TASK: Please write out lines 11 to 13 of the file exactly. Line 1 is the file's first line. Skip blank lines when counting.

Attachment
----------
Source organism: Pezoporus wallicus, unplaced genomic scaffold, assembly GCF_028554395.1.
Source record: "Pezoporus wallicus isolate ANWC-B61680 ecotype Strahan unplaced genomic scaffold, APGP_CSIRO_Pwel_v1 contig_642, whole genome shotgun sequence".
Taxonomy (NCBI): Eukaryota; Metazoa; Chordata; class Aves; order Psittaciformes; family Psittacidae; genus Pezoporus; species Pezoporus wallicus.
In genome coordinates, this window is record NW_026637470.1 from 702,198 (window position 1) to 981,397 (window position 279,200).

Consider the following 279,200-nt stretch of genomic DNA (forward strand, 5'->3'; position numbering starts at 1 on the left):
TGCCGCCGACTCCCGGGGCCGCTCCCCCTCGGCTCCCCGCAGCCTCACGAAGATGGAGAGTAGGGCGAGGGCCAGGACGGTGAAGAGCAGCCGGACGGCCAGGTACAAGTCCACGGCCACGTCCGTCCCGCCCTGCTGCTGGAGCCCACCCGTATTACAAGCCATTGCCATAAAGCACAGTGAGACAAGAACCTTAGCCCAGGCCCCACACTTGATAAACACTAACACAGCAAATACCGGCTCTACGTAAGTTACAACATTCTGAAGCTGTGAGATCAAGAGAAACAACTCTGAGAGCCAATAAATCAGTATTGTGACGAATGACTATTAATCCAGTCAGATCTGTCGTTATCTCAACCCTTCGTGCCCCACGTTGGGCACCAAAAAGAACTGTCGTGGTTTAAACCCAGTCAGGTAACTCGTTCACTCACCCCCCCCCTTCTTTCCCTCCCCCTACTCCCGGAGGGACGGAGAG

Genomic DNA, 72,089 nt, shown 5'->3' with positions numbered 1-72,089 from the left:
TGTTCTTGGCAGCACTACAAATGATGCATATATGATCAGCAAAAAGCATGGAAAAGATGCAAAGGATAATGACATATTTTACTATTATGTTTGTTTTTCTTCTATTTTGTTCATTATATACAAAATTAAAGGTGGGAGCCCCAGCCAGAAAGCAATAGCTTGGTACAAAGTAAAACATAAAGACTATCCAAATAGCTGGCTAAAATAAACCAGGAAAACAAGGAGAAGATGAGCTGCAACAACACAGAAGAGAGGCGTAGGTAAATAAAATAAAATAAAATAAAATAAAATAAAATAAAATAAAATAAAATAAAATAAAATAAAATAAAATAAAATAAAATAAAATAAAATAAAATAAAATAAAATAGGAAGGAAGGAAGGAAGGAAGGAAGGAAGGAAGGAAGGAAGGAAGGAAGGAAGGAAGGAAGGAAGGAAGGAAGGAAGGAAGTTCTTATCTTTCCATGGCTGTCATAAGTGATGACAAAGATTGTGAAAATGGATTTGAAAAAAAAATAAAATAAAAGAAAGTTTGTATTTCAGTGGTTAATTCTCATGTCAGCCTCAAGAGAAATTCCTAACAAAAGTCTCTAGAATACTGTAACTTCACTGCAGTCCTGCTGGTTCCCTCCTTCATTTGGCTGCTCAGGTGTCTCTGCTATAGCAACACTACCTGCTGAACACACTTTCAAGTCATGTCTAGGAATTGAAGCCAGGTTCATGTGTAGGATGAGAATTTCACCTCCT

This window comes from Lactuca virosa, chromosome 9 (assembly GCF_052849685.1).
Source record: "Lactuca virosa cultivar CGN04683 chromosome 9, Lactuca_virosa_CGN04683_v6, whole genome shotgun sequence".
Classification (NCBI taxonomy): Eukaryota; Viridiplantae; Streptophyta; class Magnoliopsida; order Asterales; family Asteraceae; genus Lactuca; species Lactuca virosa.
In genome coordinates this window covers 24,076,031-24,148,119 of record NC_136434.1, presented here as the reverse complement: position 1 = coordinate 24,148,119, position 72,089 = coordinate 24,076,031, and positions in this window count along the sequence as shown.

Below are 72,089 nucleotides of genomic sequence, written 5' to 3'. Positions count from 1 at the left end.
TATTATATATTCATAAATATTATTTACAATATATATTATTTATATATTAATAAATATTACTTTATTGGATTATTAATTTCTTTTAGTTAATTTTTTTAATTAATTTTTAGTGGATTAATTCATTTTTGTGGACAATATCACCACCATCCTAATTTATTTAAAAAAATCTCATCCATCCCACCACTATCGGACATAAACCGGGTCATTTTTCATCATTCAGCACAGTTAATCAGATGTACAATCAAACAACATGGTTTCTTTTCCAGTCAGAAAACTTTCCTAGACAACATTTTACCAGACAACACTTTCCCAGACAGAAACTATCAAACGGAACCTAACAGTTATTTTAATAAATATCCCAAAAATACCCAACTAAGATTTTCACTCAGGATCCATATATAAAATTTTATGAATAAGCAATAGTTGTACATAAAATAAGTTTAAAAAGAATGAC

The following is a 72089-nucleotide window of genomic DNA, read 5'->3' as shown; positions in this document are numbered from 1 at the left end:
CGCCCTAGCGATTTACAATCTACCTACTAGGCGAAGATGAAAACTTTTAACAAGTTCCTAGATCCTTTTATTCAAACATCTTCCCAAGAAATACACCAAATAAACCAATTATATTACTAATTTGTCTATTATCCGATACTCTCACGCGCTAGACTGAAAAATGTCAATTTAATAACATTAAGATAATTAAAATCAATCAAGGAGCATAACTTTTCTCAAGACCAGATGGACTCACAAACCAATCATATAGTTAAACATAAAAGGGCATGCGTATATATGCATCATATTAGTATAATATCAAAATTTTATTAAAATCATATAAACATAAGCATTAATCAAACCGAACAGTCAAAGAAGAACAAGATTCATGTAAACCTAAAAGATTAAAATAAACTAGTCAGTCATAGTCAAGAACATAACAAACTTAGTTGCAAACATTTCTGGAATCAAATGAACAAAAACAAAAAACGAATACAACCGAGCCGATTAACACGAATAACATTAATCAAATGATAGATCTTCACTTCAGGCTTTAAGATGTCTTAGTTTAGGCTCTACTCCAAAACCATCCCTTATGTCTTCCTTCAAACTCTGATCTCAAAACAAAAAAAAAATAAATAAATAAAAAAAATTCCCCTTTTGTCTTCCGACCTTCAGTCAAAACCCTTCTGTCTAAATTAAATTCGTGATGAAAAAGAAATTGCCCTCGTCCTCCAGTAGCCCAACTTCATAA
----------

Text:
Classification (NCBI taxonomy): Eukaryota; Viridiplantae; Streptophyta; class Magnoliopsida; order Asterales; family Asteraceae; genus Lactuca; species Lactuca virosa.
In genome coordinates this window covers 24,076,031-24,148,119 of record NC_136434.1, presented here as the reverse complement: position 1 = coordinate 24,148,119, position 72,089 = coordinate 24,076,031, and positions in this window count along the sequence as shown.

Below are 72,089 nucleotides of genomic sequence, written 5' to 3'. Positions count from 1 at the left end.